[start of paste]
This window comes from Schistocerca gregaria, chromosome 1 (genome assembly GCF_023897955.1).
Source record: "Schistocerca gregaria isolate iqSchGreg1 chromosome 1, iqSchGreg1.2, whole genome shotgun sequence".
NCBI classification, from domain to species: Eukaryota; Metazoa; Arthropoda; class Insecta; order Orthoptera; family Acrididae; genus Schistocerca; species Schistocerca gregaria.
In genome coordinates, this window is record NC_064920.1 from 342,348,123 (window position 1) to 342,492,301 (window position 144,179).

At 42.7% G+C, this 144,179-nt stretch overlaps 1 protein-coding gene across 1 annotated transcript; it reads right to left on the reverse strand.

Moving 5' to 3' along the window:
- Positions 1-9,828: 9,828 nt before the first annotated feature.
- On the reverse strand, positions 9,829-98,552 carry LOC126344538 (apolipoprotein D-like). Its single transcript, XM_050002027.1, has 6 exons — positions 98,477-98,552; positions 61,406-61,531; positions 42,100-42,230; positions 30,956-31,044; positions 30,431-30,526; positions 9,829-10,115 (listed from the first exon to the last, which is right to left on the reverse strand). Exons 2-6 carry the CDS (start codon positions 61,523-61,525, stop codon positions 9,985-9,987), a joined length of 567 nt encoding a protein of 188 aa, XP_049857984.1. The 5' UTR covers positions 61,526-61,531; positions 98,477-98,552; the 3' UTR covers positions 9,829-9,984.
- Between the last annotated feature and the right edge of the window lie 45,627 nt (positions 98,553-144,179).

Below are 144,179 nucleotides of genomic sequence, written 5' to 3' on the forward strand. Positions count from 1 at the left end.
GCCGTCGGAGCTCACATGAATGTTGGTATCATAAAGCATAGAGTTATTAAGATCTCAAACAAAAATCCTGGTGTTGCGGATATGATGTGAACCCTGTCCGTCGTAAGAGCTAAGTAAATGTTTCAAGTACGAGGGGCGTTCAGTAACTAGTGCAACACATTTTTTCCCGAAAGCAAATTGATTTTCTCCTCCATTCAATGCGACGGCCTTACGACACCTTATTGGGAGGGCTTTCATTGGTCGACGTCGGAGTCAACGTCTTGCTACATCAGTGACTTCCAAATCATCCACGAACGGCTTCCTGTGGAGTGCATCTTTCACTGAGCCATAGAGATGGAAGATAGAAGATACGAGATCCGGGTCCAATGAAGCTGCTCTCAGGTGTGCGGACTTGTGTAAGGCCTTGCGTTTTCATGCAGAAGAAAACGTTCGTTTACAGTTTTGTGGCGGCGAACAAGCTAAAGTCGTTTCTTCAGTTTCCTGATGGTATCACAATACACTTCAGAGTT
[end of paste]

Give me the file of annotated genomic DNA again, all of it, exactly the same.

This window comes from Schistocerca gregaria, chromosome 1 (genome assembly GCF_023897955.1).
Source record: "Schistocerca gregaria isolate iqSchGreg1 chromosome 1, iqSchGreg1.2, whole genome shotgun sequence".
NCBI classification, from domain to species: Eukaryota; Metazoa; Arthropoda; class Insecta; order Orthoptera; family Acrididae; genus Schistocerca; species Schistocerca gregaria.
In genome coordinates, this window is record NC_064920.1 from 342,348,123 (window position 1) to 342,492,301 (window position 144,179).

At 42.7% G+C, this 144,179-nt stretch overlaps 1 protein-coding gene across 1 annotated transcript; it reads right to left on the reverse strand.

Moving 5' to 3' along the window:
- Positions 1-9,828: 9,828 nt before the first annotated feature.
- On the reverse strand, positions 9,829-98,552 carry LOC126344538 (apolipoprotein D-like). Its single transcript, XM_050002027.1, has 6 exons — positions 98,477-98,552; positions 61,406-61,531; positions 42,100-42,230; positions 30,956-31,044; positions 30,431-30,526; positions 9,829-10,115 (listed from the first exon to the last, which is right to left on the reverse strand). Exons 2-6 carry the CDS (start codon positions 61,523-61,525, stop codon positions 9,985-9,987), a joined length of 567 nt encoding a protein of 188 aa, XP_049857984.1. The 5' UTR covers positions 61,526-61,531; positions 98,477-98,552; the 3' UTR covers positions 9,829-9,984.
- Between the last annotated feature and the right edge of the window lie 45,627 nt (positions 98,553-144,179).

Below are 144,179 nucleotides of genomic sequence, written 5' to 3' on the forward strand. Positions count from 1 at the left end.
GCCGTCGGAGCTCACATGAATGTTGGTATCATAAAGCATAGAGTTATTAAGATCTCAAACAAAAATCCTGGTGTTGCGGATATGATGTGAACCCTGTCCGTCGTAAGAGCTAAGTAAATGTTTCAAGTACGAGGGGCGTTCAGTAACTAGTGCAACACATTTTTTCCCGAAAGCAAATTGATTTTCTCCTCCATTCAATGCGACGGCCTTACGACACCTTATTGGGAGGGCTTTCATTGGTCGACGTCGGAGTCAACGTCTTGCTACATCAGTGACTTCCAAATCATCCACGAACGGCTTCCTGTGGAGTGCATCTTTCACTGAGCCATAGAGATGGAAGATAGAAGATACGAGATCCGGGTCCAATGAAGCTGCTCTCAGGTGTGCGGACTTGTGTAAGGCCTTGCGTTTTCATGCAGAAGAAAACGTTCGTTTACAGTTTTGTGGCGGCGAACAAGCTAAAGTCGTTTCTTCAGTTTCCTGATGGTATCACAATACACTTCAGAGTT